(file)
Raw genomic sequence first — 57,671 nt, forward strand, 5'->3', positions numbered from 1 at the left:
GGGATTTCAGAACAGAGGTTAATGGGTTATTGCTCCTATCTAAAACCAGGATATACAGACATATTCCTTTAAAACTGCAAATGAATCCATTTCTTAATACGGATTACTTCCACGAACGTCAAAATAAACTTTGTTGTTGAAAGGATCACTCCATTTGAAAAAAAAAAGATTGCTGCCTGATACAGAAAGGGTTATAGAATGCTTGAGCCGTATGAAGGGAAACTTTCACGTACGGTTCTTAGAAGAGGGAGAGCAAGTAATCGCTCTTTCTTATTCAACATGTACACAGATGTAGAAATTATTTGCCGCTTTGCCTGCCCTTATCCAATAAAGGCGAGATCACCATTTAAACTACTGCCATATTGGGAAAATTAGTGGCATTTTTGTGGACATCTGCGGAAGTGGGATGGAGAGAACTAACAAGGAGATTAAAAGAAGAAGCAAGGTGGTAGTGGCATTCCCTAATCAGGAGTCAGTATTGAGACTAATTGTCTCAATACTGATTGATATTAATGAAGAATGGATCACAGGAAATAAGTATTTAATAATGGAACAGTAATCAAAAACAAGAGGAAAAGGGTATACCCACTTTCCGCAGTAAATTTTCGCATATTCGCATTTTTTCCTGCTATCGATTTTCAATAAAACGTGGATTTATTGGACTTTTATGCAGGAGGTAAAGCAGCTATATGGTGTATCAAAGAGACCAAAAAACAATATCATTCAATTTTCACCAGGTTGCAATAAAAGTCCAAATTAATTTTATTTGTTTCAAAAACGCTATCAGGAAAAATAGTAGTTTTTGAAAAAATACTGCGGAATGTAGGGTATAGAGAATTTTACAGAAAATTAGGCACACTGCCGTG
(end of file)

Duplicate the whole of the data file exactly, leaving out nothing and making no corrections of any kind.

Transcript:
Raw genomic sequence first — 57,671 nt, forward strand, 5'->3', positions numbered from 1 at the left:
GGGATTTCAGAACAGAGGTTAATGGGTTATTGCTCCTATCTAAAACCAGGATATACAGACATATTCCTTTAAAACTGCAAATGAATCCATTTCTTAATACGGATTACTTCCACGAACGTCAAAATAAACTTTGTTGTTGAAAGGATCACTCCATTTGAAAAAAAAAAGATTGCTGCCTGATACAGAAAGGGTTATAGAATGCTTGAGCCGTATGAAGGGAAACTTTCACGTACGGTTCTTAGAAGAGGGAGAGCAAGTAATCGCTCTTTCTTATTCAACATGTACACAGATGTAGAAATTATTTGCCGCTTTGCCTGCCCTTATCCAATAAAGGCGAGATCACCATTTAAACTACTGCCATATTGGGAAAATTAGTGGCATTTTTGTGGACATCTGCGGAAGTGGGATGGAGAGAACTAACAAGGAGATTAAAAGAAGAAGCAAGGTGGTAGTGGCATTCCCTAATCAGGAGTCAGTATTGAGACTAATTGTCTCAATACTGATTGATATTAATGAAGAATGGATCACAGGAAATAAGTATTTAATAATGGAACAGTAATCAAAAACAAGAGGAAAAGGGTATACCCACTTTCCGCAGTAAATTTTCGCATATTCGCATTTTTTCCTGCTATCGATTTTCAATAAAACGTGGATTTATTGGACTTTTATGCAGGAGGTAAAGCAGCTATATGGTGTATCAAAGAGACCAAAAAACAATATCATTCAATTTTCACCAGGTTGCAATAAAAGTCCAAATTAATTTTATTTGTTTCAAAAACGCTATCAGGAAAAATAGTAGTTTTTGAAAAAATACTGCGGAATGTAGGGTATAGAGAATTTTACAGAAAATTAGGCACACTGCCGTG